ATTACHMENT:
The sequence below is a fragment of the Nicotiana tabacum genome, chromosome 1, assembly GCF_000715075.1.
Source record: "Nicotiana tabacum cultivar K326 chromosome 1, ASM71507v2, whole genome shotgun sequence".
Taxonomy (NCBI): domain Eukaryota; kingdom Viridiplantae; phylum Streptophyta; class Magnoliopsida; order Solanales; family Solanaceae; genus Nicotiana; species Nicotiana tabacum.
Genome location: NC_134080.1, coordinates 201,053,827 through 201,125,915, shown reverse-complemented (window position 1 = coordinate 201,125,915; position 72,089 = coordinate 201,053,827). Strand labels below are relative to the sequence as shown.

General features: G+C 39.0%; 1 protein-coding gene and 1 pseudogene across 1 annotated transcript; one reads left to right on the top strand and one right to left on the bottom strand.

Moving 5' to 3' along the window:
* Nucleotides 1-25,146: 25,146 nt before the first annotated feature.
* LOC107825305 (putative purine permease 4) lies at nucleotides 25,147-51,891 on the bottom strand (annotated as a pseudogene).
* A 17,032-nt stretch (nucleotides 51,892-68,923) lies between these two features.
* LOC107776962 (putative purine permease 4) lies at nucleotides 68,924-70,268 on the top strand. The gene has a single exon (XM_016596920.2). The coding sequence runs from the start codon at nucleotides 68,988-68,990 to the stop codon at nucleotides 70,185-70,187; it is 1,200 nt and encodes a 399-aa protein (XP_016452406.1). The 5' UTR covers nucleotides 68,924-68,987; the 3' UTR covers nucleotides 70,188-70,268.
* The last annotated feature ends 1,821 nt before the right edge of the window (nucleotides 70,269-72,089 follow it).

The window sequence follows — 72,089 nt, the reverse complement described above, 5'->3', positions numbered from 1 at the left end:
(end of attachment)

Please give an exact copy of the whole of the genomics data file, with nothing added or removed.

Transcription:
The sequence below is a fragment of the Nicotiana tabacum genome, chromosome 1, assembly GCF_000715075.1.
Source record: "Nicotiana tabacum cultivar K326 chromosome 1, ASM71507v2, whole genome shotgun sequence".
Taxonomy (NCBI): domain Eukaryota; kingdom Viridiplantae; phylum Streptophyta; class Magnoliopsida; order Solanales; family Solanaceae; genus Nicotiana; species Nicotiana tabacum.
Genome location: NC_134080.1, coordinates 201,053,827 through 201,125,915, shown reverse-complemented (window position 1 = coordinate 201,125,915; position 72,089 = coordinate 201,053,827). Strand labels below are relative to the sequence as shown.

General features: G+C 39.0%; 1 protein-coding gene and 1 pseudogene across 1 annotated transcript; one reads left to right on the top strand and one right to left on the bottom strand.

Moving 5' to 3' along the window:
* Nucleotides 1-25,146: 25,146 nt before the first annotated feature.
* LOC107825305 (putative purine permease 4) lies at nucleotides 25,147-51,891 on the bottom strand (annotated as a pseudogene).
* A 17,032-nt stretch (nucleotides 51,892-68,923) lies between these two features.
* LOC107776962 (putative purine permease 4) lies at nucleotides 68,924-70,268 on the top strand. The gene has a single exon (XM_016596920.2). The coding sequence runs from the start codon at nucleotides 68,988-68,990 to the stop codon at nucleotides 70,185-70,187; it is 1,200 nt and encodes a 399-aa protein (XP_016452406.1). The 5' UTR covers nucleotides 68,924-68,987; the 3' UTR covers nucleotides 70,188-70,268.
* The last annotated feature ends 1,821 nt before the right edge of the window (nucleotides 70,269-72,089 follow it).

The window sequence follows — 72,089 nt, the reverse complement described above, 5'->3', positions numbered from 1 at the left end: